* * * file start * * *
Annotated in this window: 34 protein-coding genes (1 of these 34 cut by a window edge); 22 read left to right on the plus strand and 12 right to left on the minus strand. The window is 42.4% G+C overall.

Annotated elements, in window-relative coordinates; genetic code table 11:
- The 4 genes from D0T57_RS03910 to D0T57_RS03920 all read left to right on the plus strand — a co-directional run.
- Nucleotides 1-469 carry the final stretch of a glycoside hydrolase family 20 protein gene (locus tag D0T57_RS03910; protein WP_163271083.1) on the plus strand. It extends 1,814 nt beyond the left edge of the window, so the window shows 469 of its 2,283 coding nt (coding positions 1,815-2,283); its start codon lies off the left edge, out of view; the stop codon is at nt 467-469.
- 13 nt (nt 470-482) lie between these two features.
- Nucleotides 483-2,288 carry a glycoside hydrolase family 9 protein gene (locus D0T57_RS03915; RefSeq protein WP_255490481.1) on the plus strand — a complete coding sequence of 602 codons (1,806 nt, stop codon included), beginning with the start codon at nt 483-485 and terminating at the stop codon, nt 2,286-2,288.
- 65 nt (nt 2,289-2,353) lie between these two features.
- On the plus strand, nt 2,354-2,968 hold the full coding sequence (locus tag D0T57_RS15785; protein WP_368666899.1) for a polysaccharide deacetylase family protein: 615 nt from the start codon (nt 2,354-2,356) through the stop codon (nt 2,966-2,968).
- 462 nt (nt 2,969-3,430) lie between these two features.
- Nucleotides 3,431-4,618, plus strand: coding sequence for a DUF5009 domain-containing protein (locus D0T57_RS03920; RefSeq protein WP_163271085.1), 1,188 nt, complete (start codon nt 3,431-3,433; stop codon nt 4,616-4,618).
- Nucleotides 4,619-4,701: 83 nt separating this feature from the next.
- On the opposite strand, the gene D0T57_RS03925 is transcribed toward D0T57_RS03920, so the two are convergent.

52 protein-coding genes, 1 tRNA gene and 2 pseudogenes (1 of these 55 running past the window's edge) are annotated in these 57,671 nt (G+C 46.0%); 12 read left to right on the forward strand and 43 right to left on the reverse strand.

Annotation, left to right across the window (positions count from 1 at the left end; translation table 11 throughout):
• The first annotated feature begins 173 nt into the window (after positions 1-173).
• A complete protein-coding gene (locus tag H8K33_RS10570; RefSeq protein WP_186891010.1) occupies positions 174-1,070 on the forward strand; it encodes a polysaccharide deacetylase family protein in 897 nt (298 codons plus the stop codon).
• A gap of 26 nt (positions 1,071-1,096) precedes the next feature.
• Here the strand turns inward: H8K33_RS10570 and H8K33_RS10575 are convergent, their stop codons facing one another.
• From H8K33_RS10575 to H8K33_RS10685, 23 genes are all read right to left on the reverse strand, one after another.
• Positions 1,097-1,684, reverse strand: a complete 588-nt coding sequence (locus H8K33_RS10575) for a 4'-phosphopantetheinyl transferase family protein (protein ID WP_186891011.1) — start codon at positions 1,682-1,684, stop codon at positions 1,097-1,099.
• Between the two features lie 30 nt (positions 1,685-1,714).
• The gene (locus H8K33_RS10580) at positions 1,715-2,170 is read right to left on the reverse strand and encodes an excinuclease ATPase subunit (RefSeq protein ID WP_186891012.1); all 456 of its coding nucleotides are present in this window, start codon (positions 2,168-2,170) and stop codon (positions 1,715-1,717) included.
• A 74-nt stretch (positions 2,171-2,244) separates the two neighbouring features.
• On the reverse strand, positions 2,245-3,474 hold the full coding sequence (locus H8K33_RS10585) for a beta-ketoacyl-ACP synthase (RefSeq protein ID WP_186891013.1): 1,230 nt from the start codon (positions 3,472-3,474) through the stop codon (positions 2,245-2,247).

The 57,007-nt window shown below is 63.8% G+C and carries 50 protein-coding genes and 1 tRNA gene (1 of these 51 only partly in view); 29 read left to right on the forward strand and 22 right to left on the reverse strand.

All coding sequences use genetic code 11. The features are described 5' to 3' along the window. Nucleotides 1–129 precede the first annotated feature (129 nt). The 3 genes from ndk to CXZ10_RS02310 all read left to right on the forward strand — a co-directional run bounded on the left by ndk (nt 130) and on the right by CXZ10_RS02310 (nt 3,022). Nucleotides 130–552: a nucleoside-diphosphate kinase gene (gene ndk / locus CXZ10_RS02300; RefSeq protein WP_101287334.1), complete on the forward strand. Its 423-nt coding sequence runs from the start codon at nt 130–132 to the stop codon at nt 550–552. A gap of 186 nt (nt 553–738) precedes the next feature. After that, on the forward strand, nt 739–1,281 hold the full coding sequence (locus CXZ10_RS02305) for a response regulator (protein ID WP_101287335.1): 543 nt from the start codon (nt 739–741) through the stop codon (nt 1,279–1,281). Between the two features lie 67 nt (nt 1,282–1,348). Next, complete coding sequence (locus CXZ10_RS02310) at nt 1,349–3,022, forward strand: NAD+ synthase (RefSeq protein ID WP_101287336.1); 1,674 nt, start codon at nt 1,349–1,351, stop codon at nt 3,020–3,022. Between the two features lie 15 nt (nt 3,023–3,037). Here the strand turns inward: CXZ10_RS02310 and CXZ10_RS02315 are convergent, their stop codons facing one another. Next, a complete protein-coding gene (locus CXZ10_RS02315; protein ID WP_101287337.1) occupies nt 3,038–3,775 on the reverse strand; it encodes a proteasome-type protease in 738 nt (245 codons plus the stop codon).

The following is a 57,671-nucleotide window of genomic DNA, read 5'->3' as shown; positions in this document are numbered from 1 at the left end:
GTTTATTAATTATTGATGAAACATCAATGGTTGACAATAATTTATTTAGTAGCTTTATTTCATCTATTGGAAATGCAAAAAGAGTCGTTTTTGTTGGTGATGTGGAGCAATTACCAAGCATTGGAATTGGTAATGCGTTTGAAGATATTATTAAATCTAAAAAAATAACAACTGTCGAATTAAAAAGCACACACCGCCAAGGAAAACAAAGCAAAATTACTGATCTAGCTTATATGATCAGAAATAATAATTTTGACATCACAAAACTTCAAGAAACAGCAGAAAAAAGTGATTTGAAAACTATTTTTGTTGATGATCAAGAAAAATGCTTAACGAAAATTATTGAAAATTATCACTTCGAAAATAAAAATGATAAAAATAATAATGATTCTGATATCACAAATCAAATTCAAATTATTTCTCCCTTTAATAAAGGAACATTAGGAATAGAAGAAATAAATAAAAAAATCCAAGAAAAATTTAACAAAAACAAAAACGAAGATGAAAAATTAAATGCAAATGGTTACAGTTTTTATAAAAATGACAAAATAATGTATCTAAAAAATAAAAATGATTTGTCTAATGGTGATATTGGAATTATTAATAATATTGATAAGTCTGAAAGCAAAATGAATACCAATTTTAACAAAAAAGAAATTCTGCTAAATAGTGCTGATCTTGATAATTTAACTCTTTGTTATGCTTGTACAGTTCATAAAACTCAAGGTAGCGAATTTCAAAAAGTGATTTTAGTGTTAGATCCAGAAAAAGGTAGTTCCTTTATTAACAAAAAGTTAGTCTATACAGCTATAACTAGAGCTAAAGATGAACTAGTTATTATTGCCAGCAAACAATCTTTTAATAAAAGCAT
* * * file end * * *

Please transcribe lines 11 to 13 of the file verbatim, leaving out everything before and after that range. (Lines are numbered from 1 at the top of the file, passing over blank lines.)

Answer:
- Nucleotides 4,619-4,701: 83 nt separating this feature from the next.
- On the opposite strand, the gene D0T57_RS03925 is transcribed toward D0T57_RS03920, so the two are convergent.

52 protein-coding genes, 1 tRNA gene and 2 pseudogenes (1 of these 55 running past the window's edge) are annotated in these 57,671 nt (G+C 46.0%); 12 read left to right on the forward strand and 43 right to left on the reverse strand.